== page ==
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In the pandemic, ‘women’s work’ is critical care

Affordable, accessible, high-quality child care could spell the difference for millions of women between economic stability and a cascade of woes.

Sara Adelman holds her daughter Amelia's hand at their home in Salt Lake City in May. Adelman was burning through her vacation time to help manage her current status as a working-from-home mom since her daughter's day care closed due to the coronavirus pandemic.Rick Bowmer/Associated Press

To the list of groups disproportionately harmed by the coronavirus pandemic — health care workers, nursing home residents, the poor, people of color — we must now add another: women.

Although COVID-19 is not necessarily more contagious or deadly for women than for men, it is women who have borne the greater economic burden. They tend to be employed in the sectors hollowed out by the pandemic: education, hospitality, retail. And they are chiefly responsible for caregiving, whether of children now home from school or elderly relatives needing support in the pandemic. In September, more than 860,000 women dropped out of the US labor force, four times the number of men. Is it any surprise the retreat coincided with the start of a new school year?


One in four women is considering leaving the workforce due to the pandemic, and for the 40 percent who are the sole or primary breadwinner in their families (70 percent for Black women), it is not a casual choice. Taking a break from the labor market aggravates the wage gap even for career professional women; many lower-income workers lose their jobs altogether, launching a downward spiral of debt, hunger, and eviction.

Affordable, accessible, high-quality child care could spell the difference for millions of women between economic stability and this cascade of woes. Unfortunately, it’s harder to find than bipartisan comity in Washington. “We have a systemic problem of devaluing the role of women in the economy,” said Representative Katherine Clark of Massachusetts in an interview, “and the plight of the child-care industry is a symptom of that problem.”

The US Department of Health and Human Services defines “affordable” child care as costing no more than 7 percent of a family’s income. In Massachusetts, according to the Economic Policy Institute, day care for a 4-year-old costs on average $15,095 a year, which is 16 percent of median income even in this high-wage state. And it’s certainly not the (overwhelmingly female) workers who are getting rich on this expensive service; the median wage for a child-care worker in Massachusetts is $27,680. Despite the many political paeans to the sanctity of the family, society still sees child care as a private responsibility, not a public good.


It was not always thus. During World War II, when Rosie and her sister riveters were recruited into the labor force, the US government developed heavily-subsidized “emergency nurseries” targeted to communities engaged in defense production. But President Franklin D. Roosevelt, and many working mothers, remained ambivalent about outsourcing the care of children, and when the war ended, the programs went with it.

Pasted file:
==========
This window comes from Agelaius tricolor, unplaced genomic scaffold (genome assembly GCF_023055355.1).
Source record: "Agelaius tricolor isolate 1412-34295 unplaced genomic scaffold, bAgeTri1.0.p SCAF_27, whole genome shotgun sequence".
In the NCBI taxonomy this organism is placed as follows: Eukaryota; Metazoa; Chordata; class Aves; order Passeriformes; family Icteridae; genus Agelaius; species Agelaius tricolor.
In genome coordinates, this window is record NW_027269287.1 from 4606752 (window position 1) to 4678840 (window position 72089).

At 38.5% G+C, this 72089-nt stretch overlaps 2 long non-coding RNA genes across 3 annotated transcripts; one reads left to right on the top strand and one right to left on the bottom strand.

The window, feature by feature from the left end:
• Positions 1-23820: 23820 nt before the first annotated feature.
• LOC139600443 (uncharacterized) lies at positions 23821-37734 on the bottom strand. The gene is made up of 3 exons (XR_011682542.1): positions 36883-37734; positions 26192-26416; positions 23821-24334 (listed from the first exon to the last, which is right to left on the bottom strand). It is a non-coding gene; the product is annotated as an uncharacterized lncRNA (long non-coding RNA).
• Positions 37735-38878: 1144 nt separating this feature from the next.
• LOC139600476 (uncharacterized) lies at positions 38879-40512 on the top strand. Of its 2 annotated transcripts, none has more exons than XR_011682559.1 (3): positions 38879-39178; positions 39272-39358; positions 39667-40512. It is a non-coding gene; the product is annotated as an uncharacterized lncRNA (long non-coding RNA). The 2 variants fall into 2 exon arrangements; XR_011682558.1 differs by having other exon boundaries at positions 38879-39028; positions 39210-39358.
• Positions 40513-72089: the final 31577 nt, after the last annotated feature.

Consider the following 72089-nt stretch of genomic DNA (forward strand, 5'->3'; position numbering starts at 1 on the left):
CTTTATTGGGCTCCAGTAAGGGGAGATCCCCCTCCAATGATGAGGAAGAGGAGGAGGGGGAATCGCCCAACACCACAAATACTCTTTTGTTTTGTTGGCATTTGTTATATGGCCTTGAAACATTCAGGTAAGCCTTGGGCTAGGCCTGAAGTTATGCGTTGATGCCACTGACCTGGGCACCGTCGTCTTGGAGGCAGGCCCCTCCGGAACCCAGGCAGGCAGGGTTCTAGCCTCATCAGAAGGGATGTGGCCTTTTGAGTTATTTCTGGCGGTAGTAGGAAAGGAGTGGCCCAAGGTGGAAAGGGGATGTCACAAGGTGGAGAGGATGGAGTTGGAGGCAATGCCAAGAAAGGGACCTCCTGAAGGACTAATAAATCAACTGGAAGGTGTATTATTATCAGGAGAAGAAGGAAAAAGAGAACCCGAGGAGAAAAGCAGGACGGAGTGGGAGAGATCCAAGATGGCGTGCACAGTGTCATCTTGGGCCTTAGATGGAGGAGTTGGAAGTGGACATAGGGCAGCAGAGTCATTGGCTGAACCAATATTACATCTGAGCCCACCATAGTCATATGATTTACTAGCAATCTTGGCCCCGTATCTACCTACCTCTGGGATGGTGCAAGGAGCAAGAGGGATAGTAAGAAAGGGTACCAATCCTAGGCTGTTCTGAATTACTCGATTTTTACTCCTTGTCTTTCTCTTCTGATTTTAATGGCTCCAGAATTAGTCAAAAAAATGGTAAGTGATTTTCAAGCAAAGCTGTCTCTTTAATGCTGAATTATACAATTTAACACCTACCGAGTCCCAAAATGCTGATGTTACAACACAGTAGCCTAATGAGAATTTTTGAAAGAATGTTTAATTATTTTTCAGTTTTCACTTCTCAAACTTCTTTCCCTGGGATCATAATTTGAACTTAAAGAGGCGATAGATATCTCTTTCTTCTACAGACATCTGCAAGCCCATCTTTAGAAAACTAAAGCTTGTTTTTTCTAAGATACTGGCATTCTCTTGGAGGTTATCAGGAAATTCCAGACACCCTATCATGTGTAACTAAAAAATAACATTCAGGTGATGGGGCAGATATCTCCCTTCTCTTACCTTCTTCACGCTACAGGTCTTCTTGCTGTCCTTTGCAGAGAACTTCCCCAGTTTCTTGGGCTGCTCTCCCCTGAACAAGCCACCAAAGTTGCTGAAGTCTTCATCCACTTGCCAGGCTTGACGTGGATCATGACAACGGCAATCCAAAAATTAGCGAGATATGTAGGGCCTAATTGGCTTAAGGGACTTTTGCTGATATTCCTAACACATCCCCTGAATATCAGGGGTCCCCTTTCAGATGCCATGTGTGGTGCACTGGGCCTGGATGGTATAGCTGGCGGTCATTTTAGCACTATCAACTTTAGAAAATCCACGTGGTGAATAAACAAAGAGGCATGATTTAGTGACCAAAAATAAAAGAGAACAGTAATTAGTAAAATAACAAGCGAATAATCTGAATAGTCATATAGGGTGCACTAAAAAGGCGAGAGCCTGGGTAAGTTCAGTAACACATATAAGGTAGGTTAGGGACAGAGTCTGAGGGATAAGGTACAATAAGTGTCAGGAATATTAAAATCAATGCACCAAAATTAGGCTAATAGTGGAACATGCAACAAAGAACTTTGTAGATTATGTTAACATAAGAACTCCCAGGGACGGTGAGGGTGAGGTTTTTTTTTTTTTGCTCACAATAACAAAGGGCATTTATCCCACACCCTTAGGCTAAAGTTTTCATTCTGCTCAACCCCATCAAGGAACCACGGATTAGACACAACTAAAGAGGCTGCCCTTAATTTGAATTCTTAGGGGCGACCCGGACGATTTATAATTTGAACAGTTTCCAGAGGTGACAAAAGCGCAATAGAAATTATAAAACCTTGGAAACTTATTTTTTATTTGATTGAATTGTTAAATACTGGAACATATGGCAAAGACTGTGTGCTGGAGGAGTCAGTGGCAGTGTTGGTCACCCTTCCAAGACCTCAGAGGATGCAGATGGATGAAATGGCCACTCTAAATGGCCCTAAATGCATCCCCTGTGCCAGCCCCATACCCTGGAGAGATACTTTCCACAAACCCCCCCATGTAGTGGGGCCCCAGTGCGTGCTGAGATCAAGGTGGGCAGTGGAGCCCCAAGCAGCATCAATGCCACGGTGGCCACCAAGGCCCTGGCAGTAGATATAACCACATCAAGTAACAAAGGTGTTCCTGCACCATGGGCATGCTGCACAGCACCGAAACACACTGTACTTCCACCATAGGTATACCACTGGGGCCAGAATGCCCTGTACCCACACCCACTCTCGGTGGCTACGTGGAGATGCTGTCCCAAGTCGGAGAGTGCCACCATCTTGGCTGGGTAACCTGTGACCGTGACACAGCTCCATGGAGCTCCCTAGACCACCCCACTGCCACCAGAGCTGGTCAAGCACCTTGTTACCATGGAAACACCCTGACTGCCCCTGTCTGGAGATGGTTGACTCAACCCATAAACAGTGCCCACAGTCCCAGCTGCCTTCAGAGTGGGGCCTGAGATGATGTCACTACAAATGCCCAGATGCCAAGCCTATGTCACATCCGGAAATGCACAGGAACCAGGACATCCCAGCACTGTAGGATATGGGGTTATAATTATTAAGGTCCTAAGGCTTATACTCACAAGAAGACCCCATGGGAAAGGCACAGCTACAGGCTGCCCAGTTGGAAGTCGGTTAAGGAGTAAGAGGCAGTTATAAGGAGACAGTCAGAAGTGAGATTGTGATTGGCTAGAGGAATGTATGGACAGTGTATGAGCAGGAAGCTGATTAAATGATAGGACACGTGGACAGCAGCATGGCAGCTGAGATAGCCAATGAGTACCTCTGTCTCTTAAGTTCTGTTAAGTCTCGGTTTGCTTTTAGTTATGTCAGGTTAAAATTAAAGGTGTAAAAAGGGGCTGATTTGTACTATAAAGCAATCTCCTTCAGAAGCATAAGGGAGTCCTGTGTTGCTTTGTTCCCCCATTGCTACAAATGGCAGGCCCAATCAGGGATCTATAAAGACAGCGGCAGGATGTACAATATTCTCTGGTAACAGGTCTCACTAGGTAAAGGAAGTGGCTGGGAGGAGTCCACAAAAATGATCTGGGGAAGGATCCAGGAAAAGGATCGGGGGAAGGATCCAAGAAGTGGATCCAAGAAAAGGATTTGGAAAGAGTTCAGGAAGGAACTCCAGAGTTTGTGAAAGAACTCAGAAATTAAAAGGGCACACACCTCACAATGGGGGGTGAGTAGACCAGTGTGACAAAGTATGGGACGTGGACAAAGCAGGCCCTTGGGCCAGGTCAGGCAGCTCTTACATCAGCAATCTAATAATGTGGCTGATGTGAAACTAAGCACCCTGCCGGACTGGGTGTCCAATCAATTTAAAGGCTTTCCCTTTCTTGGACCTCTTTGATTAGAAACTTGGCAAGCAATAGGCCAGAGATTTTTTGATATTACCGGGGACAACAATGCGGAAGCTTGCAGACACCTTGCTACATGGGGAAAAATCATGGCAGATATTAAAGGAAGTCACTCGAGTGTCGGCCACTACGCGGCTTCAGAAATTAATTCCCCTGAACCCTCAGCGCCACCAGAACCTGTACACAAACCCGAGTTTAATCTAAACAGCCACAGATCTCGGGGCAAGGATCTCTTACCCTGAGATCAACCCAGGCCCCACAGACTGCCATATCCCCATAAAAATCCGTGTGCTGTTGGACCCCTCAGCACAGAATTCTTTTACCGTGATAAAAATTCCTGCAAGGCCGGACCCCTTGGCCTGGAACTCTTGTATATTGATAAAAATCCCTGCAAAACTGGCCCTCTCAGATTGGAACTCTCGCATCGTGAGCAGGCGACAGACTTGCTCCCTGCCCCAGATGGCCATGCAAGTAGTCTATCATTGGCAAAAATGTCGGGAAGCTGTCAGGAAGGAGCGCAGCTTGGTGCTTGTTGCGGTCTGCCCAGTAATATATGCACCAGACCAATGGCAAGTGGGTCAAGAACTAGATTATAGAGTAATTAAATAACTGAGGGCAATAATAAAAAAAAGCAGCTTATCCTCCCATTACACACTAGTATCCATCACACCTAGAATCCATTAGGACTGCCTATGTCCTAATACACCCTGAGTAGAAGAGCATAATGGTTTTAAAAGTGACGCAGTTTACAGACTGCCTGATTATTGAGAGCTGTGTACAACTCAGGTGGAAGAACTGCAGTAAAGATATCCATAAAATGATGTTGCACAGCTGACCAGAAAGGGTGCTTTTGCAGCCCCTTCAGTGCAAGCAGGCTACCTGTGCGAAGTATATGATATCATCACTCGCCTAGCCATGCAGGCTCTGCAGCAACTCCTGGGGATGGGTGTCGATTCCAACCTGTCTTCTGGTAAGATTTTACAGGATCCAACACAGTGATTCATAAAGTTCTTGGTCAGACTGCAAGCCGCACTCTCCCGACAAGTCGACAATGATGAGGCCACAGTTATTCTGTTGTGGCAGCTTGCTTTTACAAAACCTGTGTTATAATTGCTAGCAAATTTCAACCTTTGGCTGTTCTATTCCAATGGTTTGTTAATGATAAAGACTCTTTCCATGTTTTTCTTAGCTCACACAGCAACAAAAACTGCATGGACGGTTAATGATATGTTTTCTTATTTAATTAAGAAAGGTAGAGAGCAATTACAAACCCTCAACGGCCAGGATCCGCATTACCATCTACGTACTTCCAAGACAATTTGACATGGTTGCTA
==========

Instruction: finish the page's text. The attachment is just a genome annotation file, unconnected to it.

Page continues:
Another effort to establish a national child care system came tantalizingly close in the early 1970s, when Congress passed the Comprehensive Child Development Act, making preschool education available to all. It had broad bipartisan support, but President Richard Nixon vetoed it, finding “communal approaches to childrearing over against the family-centered approach” not just expensive but vaguely socialistic.

Two decades later, aides to President Bill Clinton tried to include expanded access to child care in the welfare reform law he signed in 1996. Few recall today that when Clinton campaigned on a promise to “end welfare as we know it,” he intended the new work requirements to be accompanied by near-universal day care, health care for all, and an increase in the minimum wage. In the end, most of the carrots were stripped out of the law, leaving the stick of punitive time limits, and any additional child care spending was tossed back to the states.


Now the pandemic offers another pivot point. Clark, who was recently promoted to assistant speaker in the US House, has proposed legislation to help the child-care industry meet new safety and licensing standards, to forgive student debt for workers who gain education and skills, and to offer families tax credits to defray caregiving costs. “We need to treat child care like the foundation of the economy that it is,” she said. Clark’s bill passed the House but is stalled in the Senate. Still, she’s optimistic that the incoming Biden administration also has “a caring agenda” that focuses on preschool, child care, and paid family leave. “This is going to be the moment,” she said, “and we have got to move on it.”

Sociologists often speak about the “second shift” that women are required to work at home after their paying jobs end; the pandemic has imposed a third shift on mothers who must fill gaps left by the lack of in-class teaching and after-school activities. After decades of fitful efforts to create a genuine support infrastructure for women and children, this is the time to get it done.

Renée Loth’s column appears regularly in the Globe.